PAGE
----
Alas, prayers alone cannot ensure the success of an attempted reconciliation. According to marital therapist Beth Erickson, PhD, "In order for relationships to truly work, people need to share similar basic values, visions for their lives together, and at least some mutual interests." Adds Dr. Erickson, who is also a spiritual mentor and personal coach, "If couples are genuinely compatible but break up anyway, the bottom line is defensiveness." And if they don’t learn to detach their egos and stop needing to always be right, the ‘new,’ improved relationship will quickly resemble the old, unbearable one.
The secret, then, to getting back with an ex is for both partners to be different people in this incarnation. That doesn’t mean either partner should call upon a dormant personality to come to the fore; rather, both must do inner work. I interviewed Tara Cleten for my book, Love Lessons from Bad Breakups. She divorced Tom, her husband of 20 years, after he committed two infidelities. The pair remained cordial for the sake of their two daughters. Several years later, a financial crunch forced Tara to ask Tom to move back into their house — exiling him to the top floor and requesting rent. This arrangement continued for over a year. Tara, 58, recalls, "Since there was no [pressure] to reconcile we had wonderful times — lots of laughter and wonderfully heated and constructive conversations. I said, ‘How come we couldn’t fight like this when we were married?’ We also learned to clean up one problem at a time."
Eight years after their divorce, the couple remarried. "I knew Tom would never cheat again. He knows there are consequences to his actions," Tara says. She explains, "This is not the same marriage. This time around, I know he’s intelligent in some areas and stupid in others. I still love him, but I’m no longer a pleaser. And he’s no longer a taker. We are now an indestructible unit."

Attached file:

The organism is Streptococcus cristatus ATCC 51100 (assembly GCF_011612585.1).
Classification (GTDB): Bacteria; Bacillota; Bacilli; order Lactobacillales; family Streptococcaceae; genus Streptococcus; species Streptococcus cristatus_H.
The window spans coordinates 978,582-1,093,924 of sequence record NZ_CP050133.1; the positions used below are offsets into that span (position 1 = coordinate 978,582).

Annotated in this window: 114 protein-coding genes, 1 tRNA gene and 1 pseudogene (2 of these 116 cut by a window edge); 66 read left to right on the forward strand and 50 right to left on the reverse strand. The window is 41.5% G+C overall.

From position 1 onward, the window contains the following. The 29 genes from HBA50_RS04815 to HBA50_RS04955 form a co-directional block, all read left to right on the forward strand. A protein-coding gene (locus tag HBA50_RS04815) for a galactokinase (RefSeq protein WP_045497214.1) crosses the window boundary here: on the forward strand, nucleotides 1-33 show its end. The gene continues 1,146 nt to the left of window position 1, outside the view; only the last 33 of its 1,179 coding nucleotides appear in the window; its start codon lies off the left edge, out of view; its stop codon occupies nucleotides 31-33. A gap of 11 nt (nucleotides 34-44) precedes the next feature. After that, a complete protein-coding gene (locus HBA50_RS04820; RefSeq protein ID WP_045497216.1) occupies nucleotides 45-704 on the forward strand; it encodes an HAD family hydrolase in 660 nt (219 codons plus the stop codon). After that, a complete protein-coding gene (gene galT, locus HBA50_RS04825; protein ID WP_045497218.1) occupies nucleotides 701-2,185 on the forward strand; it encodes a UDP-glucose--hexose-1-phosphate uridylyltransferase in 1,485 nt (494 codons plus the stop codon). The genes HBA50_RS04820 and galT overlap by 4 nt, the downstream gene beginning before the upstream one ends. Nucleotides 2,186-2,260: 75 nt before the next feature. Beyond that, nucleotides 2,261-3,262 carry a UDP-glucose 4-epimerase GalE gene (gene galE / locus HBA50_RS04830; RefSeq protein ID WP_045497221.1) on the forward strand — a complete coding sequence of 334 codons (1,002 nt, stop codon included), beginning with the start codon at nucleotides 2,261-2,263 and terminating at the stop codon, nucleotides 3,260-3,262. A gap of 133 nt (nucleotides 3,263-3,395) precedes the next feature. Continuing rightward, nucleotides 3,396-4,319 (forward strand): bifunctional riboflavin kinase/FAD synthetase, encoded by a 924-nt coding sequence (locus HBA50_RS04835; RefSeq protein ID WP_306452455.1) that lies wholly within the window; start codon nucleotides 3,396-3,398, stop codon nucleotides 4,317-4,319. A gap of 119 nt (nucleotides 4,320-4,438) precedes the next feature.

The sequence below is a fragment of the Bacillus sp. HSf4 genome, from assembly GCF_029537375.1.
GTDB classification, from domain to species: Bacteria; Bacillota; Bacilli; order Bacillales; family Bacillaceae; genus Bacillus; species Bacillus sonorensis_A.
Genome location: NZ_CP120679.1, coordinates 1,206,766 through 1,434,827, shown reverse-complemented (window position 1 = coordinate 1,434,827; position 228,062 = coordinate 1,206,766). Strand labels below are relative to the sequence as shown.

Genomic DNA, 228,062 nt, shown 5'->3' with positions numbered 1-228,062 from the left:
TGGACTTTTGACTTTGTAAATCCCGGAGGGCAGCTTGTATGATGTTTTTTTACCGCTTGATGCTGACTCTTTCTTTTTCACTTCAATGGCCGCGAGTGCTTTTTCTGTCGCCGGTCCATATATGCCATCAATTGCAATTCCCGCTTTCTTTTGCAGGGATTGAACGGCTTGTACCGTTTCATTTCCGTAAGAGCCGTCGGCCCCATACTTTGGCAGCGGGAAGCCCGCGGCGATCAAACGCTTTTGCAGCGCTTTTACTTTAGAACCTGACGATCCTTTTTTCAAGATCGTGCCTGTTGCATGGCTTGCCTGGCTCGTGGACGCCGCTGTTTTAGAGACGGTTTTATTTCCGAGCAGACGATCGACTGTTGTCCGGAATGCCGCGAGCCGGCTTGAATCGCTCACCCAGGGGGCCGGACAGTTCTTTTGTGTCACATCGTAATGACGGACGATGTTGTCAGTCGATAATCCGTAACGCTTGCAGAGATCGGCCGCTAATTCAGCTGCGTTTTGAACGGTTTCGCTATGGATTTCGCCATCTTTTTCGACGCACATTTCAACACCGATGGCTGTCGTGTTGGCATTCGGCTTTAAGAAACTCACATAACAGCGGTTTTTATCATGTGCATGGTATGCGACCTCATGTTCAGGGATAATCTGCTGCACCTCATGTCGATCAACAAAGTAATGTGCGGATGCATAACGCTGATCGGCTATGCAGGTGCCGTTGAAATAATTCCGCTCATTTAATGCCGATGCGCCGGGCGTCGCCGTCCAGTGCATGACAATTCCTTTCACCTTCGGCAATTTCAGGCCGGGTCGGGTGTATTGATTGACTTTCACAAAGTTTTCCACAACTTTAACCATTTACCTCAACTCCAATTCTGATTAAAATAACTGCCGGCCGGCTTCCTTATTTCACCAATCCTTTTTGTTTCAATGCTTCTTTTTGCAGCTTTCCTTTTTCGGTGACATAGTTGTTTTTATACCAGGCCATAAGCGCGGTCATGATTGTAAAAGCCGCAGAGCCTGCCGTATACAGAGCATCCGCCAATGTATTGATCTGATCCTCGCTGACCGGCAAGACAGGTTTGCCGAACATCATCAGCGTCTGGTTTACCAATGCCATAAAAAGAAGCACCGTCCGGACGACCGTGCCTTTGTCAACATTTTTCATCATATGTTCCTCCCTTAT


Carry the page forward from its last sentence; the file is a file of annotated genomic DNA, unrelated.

If you recommit in haste and for the wrong reasons, you won’t need a soothsayer to predict another breakup. But if you truly examine why the old relationship fell apart and begin the new one with commitment, clarity and — you guessed it — honest communication, the second time around just might be charmed.
Do you have a tough question about dating or relationships?
E-mail Sherry at DatingExpert@More.com and your question might be featured in an upcoming column.
About Sherry Amatenstein
Sherry Amatenstein, LMSW, is the author of Love Lessons from Bad Breakups and Q&A Dating Book. She runs dating seminars around the country and does private coaching — not to help singles marry in 60 days, but to uncover their blocks. She has given relationship advice on the Early Show, Regis, Inside Edition, CBS News, VHI, BBC, and many other programs. Her philosophy is that the most important relationship you’ll ever have is with yourself.
Originally published on MORE.com, October 2007.
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